C h a i r m a n o f \Va l nu t Asset .\ I a nagement L L C Peter Bedel l '59 was fe atu red in a Philadelphia lnq11ire1· story tout i n g the success of the com p any. "'a l nut m a nages a bout $ 5 0 m i l l ion pri m a ri l y for fa m i l\' accounts and was lauded for its focus o n customer service, stron d iscipli n e and v a l ue i nvest i n g in a time of m a rket volati l ity.



Deaths: \Vi l l iam A. Tippens '50, Feb ru a ry 9, 2 00 1 , i n i\ I i l l i nocket, .\ I a i ne , at _/ : Vernon Core l l Jr. ' 5 1 , October 2 1 , 2 00 0 , i n Yorkto\1·n Heights, NY., a t 1 ·:· Richard F. Joh n son '5 1 , .\ l a rch l l , � 00 1 , i n Boston , ,\ I ass., a t l : Oscar Rosen '5 1 , p ri l ?, 20 0 1 , i n S a l e m , ,\ I ass., a t 7 8 : Philip W . Hussey Jr. '53, M a rc h 1 5, 2 00 1 , i n ;\aples, Fla., a t 69 : Kay Vivian M i les '57, February -+, 2 00 1 , i n \\'i l m i n gton, \'t., at 65 : Lucia Joh n son Stuart ' 5 8 , J a nu a ry 24, 2 00 1 , in G r a n d Rapids, M ich., at 64 : John B . Shoemaker '59, February H, 2 00 1 , i n P a l m etto, Fla., at 6+. ··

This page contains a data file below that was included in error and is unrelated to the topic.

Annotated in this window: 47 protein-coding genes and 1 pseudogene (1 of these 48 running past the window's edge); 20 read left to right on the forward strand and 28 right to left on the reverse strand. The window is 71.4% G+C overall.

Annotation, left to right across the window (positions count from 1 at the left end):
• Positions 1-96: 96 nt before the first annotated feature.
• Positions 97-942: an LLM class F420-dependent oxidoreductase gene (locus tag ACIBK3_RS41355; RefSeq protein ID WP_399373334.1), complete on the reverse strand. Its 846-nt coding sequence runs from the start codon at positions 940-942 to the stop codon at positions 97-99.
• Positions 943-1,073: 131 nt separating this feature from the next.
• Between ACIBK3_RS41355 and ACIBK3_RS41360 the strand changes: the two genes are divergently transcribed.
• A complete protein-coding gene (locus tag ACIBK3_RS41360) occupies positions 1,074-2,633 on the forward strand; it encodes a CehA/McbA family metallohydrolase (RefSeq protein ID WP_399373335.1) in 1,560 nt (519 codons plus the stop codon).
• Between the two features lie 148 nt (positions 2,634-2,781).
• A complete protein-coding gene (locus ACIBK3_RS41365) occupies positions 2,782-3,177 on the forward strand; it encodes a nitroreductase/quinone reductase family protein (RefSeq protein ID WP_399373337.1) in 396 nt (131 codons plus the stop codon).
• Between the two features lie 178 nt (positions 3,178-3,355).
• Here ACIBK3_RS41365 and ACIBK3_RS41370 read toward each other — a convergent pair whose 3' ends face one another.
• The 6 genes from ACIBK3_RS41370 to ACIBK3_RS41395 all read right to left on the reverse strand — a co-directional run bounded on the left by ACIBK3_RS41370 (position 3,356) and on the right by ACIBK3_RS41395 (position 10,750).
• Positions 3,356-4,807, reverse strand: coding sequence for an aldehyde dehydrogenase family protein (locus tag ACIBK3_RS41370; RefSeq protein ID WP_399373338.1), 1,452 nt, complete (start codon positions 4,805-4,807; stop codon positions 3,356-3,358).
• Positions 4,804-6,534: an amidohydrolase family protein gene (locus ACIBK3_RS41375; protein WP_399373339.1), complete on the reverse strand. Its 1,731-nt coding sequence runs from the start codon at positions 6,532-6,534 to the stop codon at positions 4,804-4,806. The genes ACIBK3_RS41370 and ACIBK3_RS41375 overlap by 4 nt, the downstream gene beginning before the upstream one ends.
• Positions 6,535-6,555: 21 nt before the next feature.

year. . . . \Vinnie Robertson l i l ler '' rote at Christmas that she and Nate '55 were plan n i ng a trip to Prague and Budapest. Last December was a special month for them "·irh the birth of their fourth grandch i ld . . . . Art Eddy and his ,,-ife, An ne, have sold their house on Cape Cod and a re mm·ing to Lake,· i l le, Conn., to be closer to fam i l y. . . . Joyce 'Witham S p e n c e r and C h u c k ' 5 3 l i l'e i n Colorado. They enjoy !>k i i ng right there in Colorado, too, but ha,·e been t r<n-el i ng a round the coun t ry ,·isiti ng friends and fam i k Their chi ldren and gra ndchildren ]i,·e in Las \'egas and Houston. This year the pencers plan to ,-isit Colby friends in Florida, t hen tnl\·el to Co ta R ica and cruise through the Panama Canal. \\'hat a tr<l\ el log our classmates cou Id concoct together' Please send your news. -I le/en


Christian School. This summer they w i l l be ,-o l u n teer i n g at a fa m i l y c a m p i n t h e mou nt a i n s o f l\'ew ,\ lexico . . . . Al Clapp stays so very busy with his second career in health care t hat he has no plans to slow down and take it easy. I- l e says he met Colby's new president at the Stamford, Conn., a l u m n i gatheri ng and was most impressed . . . . Charlie Morrissey is a lso busy i n a second ca reer-at Pepperdine as a professor of i n f o systems. Two of his k ids and fi,·e of h i s se\'en gra nddaughters a re sti l l i n the East, so he gets back this way often to see them, unfort u nately ne\'er at reunion time. He has stayed in touch with Colby-a son a n d daughter-in-law a re graduates-but has only attended one reun ion that I k now of. . . . i\ Iy next colu m n w i l l be our reunion news.